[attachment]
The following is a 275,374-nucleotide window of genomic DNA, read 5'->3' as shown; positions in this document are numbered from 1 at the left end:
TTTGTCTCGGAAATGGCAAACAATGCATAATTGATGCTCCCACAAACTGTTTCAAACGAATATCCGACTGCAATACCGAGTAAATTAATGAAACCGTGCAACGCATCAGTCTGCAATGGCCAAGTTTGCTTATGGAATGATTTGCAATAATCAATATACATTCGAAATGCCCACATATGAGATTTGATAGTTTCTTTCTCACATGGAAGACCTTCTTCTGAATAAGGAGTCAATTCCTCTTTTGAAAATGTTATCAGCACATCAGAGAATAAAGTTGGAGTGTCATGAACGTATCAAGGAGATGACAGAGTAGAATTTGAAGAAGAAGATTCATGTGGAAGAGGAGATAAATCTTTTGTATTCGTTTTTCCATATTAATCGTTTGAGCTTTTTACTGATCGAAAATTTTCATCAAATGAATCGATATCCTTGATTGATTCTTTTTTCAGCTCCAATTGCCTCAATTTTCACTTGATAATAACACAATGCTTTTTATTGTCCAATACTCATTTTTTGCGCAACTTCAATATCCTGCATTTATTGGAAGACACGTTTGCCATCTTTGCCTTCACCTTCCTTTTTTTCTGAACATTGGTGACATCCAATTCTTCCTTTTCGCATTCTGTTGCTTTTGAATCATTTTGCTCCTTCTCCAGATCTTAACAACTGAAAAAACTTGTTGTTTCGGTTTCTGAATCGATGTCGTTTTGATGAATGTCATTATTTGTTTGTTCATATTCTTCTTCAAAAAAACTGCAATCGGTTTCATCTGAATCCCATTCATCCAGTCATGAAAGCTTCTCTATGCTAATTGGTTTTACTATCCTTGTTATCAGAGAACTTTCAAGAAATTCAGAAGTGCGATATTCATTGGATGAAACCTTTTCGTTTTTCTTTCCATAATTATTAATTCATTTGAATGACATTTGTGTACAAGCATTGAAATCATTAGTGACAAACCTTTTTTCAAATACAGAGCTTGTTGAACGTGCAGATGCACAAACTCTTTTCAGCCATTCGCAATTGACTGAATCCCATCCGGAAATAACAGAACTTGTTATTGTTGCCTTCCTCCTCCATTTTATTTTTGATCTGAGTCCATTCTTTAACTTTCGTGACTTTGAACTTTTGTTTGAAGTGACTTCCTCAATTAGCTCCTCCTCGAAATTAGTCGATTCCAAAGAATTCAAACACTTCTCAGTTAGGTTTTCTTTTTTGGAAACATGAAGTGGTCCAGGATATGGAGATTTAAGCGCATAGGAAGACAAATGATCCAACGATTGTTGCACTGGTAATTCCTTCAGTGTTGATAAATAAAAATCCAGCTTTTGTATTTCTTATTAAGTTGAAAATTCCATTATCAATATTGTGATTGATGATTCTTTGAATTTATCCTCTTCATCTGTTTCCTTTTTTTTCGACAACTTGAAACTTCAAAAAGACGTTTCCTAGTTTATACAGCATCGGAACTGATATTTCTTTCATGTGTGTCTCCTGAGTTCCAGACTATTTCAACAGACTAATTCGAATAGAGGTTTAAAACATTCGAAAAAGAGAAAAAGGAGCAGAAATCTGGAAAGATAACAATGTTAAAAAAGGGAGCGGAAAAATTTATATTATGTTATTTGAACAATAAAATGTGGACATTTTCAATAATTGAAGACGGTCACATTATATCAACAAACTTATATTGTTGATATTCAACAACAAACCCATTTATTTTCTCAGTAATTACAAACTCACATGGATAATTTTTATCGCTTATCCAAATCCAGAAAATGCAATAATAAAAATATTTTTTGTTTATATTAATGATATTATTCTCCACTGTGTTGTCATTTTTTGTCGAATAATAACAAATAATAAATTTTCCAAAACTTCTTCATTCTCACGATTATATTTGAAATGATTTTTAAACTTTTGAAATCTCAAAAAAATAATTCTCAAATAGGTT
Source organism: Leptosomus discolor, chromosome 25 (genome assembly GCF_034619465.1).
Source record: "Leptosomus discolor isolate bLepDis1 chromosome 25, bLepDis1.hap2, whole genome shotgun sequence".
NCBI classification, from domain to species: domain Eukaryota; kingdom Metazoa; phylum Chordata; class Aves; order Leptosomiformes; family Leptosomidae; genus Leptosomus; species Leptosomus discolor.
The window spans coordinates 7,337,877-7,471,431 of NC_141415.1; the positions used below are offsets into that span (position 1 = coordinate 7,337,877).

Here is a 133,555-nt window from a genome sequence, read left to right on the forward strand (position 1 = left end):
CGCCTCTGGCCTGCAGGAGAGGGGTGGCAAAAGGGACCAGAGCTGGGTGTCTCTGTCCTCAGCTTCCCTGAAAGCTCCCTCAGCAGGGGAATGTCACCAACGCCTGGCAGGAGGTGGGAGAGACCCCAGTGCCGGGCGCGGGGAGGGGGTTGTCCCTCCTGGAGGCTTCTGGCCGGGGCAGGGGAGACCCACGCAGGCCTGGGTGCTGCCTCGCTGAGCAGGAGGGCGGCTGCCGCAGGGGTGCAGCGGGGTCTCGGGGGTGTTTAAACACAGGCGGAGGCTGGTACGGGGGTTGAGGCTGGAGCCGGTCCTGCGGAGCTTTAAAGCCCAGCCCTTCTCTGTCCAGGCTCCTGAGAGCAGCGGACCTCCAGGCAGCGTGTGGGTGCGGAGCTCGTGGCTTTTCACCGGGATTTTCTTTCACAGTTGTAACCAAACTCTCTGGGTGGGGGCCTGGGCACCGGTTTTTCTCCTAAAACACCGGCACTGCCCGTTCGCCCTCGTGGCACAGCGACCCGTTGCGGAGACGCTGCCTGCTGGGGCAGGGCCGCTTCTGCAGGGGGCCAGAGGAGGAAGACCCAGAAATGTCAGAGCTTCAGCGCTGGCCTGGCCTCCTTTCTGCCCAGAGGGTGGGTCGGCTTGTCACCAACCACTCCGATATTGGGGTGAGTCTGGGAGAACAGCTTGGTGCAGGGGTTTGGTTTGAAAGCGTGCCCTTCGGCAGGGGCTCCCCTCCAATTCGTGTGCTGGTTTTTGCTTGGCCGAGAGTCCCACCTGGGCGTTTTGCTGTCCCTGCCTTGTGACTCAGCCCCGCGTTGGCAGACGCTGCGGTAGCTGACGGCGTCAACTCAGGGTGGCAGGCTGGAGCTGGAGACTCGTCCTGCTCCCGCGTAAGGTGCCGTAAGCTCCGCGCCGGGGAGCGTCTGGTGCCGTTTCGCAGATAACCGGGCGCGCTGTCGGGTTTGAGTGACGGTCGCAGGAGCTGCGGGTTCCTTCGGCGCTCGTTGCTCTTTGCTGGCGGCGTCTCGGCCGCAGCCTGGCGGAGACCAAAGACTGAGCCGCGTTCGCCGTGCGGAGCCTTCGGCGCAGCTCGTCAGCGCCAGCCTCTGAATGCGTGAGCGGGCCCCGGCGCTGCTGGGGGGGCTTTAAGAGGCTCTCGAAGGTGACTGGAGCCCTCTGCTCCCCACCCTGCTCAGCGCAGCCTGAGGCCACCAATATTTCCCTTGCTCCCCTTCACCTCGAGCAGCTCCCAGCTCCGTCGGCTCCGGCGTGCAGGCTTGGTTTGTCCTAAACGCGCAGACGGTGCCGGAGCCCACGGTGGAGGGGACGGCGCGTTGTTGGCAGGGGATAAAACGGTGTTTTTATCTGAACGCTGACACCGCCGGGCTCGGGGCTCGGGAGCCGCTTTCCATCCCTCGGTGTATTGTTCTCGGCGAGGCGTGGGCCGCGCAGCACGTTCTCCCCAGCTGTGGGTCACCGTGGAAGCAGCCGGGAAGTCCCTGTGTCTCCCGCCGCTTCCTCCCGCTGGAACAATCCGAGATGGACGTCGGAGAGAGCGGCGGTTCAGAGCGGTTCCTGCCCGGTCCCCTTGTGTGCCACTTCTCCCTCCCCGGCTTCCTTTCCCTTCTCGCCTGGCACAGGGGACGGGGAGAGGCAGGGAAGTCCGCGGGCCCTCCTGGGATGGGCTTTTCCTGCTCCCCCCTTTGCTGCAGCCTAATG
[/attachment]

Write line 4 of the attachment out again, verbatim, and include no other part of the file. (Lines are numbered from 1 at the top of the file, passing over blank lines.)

Source record: "Leptosomus discolor isolate bLepDis1 chromosome 25, bLepDis1.hap2, whole genome shotgun sequence".